Photography by Evelyn J. Hadden

It's easy to overlook the so-called 'hellstrip'—that small strip of land between the sidewalk and the curb—but transforming that space into a garden can add big time curb appeal.

Guest blogger and author of Hellstrip Gardening and Beautiful No-Mow Yards, Evelyn Hadden presents four ideas for waterwise plant pairs for curbside gardens. These plants are tough, easy-care, and don't need much water to thrive.

Photography by Josh McCullough, from the book Hellstrip Gardening

All about texture

Creeping Raspberry (Rubus pentalobus) is a flat, dense groundcover with crinkly velvet year-round foliage and occasional edible fruit that gracefully softens straight edges. Established Red Hot Poker (Kniphofia uvaria) plants will have no trouble emerging through this carpet, will appreciate the extra soil moisture it retains, and will be less likely to self-sow through it.


Photography by Evelyn J. Hadden

Cheerful and easy-care 

Tickseed (Coreopsis grandiflora) and California Poppy (Eschscholzia californica) attain similar heights and bloom summer into fall without supplemental water. California Poppy emerges earlier and may already be blooming when Tickseed leaves begin to poke up in late spring. Both plants self-sow to fill space and and repair gaps.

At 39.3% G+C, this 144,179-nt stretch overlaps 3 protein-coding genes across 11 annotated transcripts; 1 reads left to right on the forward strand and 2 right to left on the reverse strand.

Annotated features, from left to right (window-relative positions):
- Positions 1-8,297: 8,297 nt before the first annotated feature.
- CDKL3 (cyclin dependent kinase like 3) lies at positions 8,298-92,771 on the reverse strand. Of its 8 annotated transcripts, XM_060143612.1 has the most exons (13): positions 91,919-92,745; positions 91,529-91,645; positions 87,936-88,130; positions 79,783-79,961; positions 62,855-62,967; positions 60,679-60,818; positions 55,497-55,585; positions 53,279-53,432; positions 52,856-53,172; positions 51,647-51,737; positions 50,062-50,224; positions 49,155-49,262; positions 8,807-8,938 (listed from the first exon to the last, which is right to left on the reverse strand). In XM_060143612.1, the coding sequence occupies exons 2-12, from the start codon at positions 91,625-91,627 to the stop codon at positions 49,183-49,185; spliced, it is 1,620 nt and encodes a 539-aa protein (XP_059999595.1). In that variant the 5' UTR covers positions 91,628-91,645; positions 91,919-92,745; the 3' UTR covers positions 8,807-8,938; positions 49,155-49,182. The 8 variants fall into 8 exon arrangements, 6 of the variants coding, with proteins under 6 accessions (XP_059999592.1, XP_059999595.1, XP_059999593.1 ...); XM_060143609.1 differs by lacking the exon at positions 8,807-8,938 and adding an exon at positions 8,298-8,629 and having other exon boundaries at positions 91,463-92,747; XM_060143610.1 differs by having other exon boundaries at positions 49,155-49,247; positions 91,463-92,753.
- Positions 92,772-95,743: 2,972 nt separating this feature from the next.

Photography by Josh McCullough, from the book Hellstrip Gardening

Glowing garden

Silver tinted foliage manages to look fresh on hot, sunny days and can even appear to glow at dawn and twilight. The fuzzy, oversized leaves of Silver Sage (Salvia argentea) dramatically contrast with the tiny white nubbins of Cape Blanco Creeping Sedum (S. spathulifolium ‘Cape Blanco’). Both are evergreen perennials; the Salvia is short-lived but may self-sow.


Photography by Evelyn J. Hadden

Tough but delicate

Lacy but surprisingly sturdy Curlicue Sage (Artemisia versicolor ‘Sea Foam’) forms a dense, foot-high mass that overpowers shorter plants. However, stiff daggers of Bearded Iris (I. germanica) easily pierce it in spring. The showy cover of Sage remains year-round, covering the ground between Iris shows.

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